Research team identifies new markers involved in cancer progression
March 01, 2017
Scientists have identified, for the first time, increased levels of several chemicals occurring in cancer-activated cells, which will help them understand what is happening in early stage cancer.
Breast cancer is the second leading cause of cancer deaths in Canadian women.
Dr. Saroj Kumar, a former University of Saskatchewan researcher, currently at the All India Institute of Medical Sciences, led a research team interested in understanding breast cancer metastasis, or how breast cancer spreads.
His focus is on fibroblasts, which are considered to play an important role in cancer progression; however, how exactly they are involved is poorly understood.
“Fibroblasts are one of several key components in cancer metastasis,” says Kumar. Kumar’s team looks at the influence of cancer cells on fibroblasts and what role these fibroblasts play in cancer progression. Fibroblasts are present in the extracellular matrix, which surrounds cells and provides structural and biochemical support.
Kumar’s team used several techniques at the Canadian Light Source and became the first group to localize and identify increased levels of phosphorous, sulfur, potassium, and calcium in cancer-associated fibroblasts. Increased levels of these elements may affect cellular activities connected to breast cancer progression.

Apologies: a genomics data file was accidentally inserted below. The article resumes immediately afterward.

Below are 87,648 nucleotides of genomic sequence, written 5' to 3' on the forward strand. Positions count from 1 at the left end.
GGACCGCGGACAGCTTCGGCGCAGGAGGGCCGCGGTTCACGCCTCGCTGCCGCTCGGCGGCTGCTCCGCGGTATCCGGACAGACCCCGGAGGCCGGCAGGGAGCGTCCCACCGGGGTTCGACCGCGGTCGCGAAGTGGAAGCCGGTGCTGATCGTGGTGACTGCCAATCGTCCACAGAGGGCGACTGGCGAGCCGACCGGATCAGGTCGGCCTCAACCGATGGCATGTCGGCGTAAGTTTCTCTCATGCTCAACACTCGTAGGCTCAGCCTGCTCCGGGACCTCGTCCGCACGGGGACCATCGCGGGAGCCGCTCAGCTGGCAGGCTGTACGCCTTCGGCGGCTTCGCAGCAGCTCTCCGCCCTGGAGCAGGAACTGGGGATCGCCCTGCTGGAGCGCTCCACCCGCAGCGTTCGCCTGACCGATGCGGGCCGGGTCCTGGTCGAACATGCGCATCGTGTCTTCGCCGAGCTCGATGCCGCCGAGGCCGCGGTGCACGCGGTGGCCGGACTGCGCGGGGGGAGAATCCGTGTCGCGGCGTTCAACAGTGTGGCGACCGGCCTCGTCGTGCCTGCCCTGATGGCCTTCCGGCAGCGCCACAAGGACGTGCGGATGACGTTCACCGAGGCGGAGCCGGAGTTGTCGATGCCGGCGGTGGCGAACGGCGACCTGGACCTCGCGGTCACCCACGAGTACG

Using infrared imaging at the CLS, the team also identified a new infrared marker for oxidative stress in cancer-associated fibroblasts, which may be linked to tumour progression in the early stages of cancer.
In order to prevent malignant cancer growth, early diagnosis and treatment is important. These new results shed light on chemical changes within fibroblasts that may be used as a marker to detect early stage cancer and can help to reduce the number of women who die from breast cancer.
Kumar, Saroj, Xia Liu, Ferenc Borondics, Qunfeng Xiao, Renfei Feng, Erik Goormaghtigh, and Fredrik Nikolajeff. "Insights into Biochemical Alteration in Cancer?Associated Fibroblasts by using Novel Correlative Spectroscopy." ChemistryOpen (2017). DOI: 10.1002/open.201600102
Story by Mylyne Tham
The Canadian Light Source is a national research facility, one of the largest science projects in our country’s history, producing the brightest light in Canada—millions of times brighter than even the sun—used by more than 1,000 scientists from around the world every year in ground-breaking health, environmental, materials, and agricultural research.
Dr. Kumar now lives and works in New Dehli. He is available for interviews between 8 a.m. and 11 a.m. Central Time. However, we will need to contact him via email first to set this up. To arrange to speak to Dr. Kumar, please contact:
Lana Haight, communications coordinator